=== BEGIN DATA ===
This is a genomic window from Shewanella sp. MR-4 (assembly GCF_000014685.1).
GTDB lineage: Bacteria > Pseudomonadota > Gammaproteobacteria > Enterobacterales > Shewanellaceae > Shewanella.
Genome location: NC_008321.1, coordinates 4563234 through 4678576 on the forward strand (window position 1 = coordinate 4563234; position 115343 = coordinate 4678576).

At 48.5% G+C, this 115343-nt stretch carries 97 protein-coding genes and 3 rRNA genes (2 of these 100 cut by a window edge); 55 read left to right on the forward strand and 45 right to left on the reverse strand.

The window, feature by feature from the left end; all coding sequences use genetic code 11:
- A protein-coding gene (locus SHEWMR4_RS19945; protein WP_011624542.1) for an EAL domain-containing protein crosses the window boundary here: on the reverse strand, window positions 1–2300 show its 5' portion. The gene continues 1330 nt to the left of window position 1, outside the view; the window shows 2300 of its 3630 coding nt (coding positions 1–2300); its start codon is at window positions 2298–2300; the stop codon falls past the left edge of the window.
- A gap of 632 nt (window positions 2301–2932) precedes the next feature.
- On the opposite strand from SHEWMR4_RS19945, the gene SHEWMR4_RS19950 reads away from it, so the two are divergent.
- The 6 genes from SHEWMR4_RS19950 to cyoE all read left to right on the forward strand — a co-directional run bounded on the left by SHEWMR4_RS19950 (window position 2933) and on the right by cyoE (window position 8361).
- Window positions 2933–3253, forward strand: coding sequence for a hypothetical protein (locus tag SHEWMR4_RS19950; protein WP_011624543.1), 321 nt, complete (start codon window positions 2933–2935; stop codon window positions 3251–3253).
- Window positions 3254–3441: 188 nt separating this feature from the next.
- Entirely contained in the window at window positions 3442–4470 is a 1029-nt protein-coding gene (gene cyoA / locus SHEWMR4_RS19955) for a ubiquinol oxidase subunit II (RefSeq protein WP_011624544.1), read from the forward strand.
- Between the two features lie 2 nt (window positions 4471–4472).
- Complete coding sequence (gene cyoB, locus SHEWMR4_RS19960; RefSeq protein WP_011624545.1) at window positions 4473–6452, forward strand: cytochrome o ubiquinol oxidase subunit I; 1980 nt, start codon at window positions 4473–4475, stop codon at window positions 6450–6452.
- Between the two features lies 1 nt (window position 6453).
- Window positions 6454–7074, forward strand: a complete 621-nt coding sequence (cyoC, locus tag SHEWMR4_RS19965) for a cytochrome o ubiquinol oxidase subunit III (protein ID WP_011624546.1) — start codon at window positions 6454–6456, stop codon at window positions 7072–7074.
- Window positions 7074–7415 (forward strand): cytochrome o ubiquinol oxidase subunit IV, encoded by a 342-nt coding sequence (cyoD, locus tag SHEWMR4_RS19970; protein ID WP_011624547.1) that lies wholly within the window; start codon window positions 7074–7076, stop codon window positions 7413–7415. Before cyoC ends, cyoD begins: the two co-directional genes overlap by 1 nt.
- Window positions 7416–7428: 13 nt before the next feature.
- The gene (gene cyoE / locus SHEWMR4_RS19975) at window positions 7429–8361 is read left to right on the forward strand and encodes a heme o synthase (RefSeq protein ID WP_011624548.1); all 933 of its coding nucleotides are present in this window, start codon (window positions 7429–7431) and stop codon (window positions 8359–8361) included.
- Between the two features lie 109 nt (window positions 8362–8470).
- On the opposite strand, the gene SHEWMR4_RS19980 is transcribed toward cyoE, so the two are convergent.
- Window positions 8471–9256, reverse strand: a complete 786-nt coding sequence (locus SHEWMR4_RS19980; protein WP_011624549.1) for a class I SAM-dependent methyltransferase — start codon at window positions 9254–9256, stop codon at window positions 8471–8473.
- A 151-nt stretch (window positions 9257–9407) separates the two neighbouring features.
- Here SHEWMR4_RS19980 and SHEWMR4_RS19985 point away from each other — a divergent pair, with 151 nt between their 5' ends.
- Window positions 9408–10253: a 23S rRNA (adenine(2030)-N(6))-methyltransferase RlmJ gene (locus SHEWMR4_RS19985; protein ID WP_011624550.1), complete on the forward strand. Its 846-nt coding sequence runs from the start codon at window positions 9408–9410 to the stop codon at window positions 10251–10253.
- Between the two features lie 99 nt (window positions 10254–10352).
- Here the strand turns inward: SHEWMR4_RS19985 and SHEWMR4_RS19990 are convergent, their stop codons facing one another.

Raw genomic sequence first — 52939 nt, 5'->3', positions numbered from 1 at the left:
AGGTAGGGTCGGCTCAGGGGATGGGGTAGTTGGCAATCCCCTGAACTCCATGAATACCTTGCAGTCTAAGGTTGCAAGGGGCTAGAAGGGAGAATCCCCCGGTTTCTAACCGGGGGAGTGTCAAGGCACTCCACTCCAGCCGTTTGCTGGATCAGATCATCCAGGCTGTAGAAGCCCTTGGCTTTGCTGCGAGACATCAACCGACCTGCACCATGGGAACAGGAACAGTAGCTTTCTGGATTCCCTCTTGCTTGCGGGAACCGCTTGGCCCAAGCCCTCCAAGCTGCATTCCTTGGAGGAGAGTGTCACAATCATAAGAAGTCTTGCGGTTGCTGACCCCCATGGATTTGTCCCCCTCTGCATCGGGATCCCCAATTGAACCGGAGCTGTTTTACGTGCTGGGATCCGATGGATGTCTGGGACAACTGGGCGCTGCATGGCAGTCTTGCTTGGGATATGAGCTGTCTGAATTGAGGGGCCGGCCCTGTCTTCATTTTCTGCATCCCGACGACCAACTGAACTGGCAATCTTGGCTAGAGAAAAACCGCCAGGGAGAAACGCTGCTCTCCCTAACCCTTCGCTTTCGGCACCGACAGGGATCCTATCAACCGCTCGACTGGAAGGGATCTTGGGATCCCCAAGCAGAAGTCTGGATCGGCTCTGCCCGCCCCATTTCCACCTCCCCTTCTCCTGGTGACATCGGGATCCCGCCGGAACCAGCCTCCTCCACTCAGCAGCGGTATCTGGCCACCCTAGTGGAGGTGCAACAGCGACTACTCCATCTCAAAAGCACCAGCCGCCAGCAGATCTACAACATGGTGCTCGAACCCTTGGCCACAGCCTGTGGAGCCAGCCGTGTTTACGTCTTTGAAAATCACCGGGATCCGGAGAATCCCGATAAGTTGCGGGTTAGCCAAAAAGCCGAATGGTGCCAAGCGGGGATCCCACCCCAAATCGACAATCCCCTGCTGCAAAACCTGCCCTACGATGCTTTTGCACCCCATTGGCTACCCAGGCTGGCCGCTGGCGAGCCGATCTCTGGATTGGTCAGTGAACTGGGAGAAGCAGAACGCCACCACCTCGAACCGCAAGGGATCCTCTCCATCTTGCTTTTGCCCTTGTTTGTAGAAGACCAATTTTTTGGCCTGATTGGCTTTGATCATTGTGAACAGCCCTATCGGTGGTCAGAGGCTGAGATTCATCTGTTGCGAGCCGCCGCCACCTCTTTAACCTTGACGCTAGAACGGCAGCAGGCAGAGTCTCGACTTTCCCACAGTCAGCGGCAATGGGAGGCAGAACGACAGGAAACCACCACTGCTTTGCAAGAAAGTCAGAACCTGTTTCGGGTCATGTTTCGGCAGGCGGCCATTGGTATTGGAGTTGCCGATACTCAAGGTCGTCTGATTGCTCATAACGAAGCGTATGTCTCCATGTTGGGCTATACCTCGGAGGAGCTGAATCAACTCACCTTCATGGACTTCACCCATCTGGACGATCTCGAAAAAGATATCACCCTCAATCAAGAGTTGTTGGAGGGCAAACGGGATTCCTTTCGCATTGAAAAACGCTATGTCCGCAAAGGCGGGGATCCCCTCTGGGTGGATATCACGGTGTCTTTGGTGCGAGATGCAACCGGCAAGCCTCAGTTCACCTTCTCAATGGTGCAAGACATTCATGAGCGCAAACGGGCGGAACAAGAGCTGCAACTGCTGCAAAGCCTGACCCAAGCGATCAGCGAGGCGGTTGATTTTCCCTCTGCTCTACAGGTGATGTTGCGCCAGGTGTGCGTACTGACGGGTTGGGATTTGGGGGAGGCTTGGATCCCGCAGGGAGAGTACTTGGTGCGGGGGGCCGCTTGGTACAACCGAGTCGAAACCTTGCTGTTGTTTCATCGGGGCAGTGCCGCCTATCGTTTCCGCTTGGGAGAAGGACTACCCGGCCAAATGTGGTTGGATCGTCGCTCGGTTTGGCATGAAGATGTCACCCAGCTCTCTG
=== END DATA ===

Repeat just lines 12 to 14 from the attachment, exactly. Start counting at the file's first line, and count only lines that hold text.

- Entirely contained in the window at window positions 3442–4470 is a 1029-nt protein-coding gene (gene cyoA / locus SHEWMR4_RS19955) for a ubiquinol oxidase subunit II (RefSeq protein WP_011624544.1), read from the forward strand.
- Between the two features lie 2 nt (window positions 4471–4472).
- Complete coding sequence (gene cyoB, locus SHEWMR4_RS19960; RefSeq protein WP_011624545.1) at window positions 4473–6452, forward strand: cytochrome o ubiquinol oxidase subunit I; 1980 nt, start codon at window positions 4473–4475, stop codon at window positions 6450–6452.